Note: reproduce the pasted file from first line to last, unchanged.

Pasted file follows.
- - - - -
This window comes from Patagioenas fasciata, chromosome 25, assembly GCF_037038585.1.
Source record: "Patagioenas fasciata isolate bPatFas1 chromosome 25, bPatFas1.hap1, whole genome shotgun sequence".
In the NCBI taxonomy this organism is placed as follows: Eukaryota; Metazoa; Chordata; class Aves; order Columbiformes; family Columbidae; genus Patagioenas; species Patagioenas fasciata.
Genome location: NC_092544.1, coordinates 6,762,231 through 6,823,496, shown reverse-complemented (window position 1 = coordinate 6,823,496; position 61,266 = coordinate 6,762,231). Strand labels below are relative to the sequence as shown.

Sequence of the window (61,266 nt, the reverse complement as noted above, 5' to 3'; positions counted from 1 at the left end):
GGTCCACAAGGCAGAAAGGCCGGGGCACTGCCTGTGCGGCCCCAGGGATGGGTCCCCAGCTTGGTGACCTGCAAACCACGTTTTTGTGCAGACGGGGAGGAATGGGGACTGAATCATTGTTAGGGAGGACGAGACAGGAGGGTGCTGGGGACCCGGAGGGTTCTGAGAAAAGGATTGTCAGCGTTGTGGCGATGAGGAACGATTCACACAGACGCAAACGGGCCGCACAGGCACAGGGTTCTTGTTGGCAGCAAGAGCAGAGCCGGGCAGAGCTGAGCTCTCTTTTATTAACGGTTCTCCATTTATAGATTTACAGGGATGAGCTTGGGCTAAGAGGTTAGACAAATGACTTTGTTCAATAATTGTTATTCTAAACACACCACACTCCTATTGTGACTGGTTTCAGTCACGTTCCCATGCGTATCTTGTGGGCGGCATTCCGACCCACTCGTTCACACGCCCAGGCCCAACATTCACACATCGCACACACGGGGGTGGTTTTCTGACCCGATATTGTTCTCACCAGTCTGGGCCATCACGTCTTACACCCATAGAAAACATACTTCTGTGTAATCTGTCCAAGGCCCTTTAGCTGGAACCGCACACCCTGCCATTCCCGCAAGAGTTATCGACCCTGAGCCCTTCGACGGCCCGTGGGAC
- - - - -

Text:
This window comes from Patagioenas fasciata, chromosome 25, assembly GCF_037038585.1.
Source record: "Patagioenas fasciata isolate bPatFas1 chromosome 25, bPatFas1.hap1, whole genome shotgun sequence".
In the NCBI taxonomy this organism is placed as follows: Eukaryota; Metazoa; Chordata; class Aves; order Columbiformes; family Columbidae; genus Patagioenas; species Patagioenas fasciata.
Genome location: NC_092544.1, coordinates 6,762,231 through 6,823,496, shown reverse-complemented (window position 1 = coordinate 6,823,496; position 61,266 = coordinate 6,762,231). Strand labels below are relative to the sequence as shown.

Sequence of the window (61,266 nt, the reverse complement as noted above, 5' to 3'; positions counted from 1 at the left end):
GGTCCACAAGGCAGAAAGGCCGGGGCACTGCCTGTGCGGCCCCAGGGATGGGTCCCCAGCTTGGTGACCTGCAAACCACGTTTTTGTGCAGACGGGGAGGAATGGGGACTGAATCATTGTTAGGGAGGACGAGACAGGAGGGTGCTGGGGACCCGGAGGGTTCTGAGAAAAGGATTGTCAGCGTTGTGGCGATGAGGAACGATTCACACAGACGCAAACGGGCCGCACAGGCACAGGGTTCTTGTTGGCAGCAAGAGCAGAGCCGGGCAGAGCTGAGCTCTCTTTTATTAACGGTTCTCCATTTATAGATTTACAGGGATGAGCTTGGGCTAAGAGGTTAGACAAATGACTTTGTTCAATAATTGTTATTCTAAACACACCACACTCCTATTGTGACTGGTTTCAGTCACGTTCCCATGCGTATCTTGTGGGCGGCATTCCGACCCACTCGTTCACACGCCCAGGCCCAACATTCACACATCGCACACACGGGGGTGGTTTTCTGACCCGATATTGTTCTCACCAGTCTGGGCCATCACGTCTTACACCCATAGAAAACATACTTCTGTGTAATCTGTCCAAGGCCCTTTAGCTGGAACCGCACACCCTGCCATTCCCGCAAGAGTTATCGACCCTGAGCCCTTCGACGGCCCGTGGGAC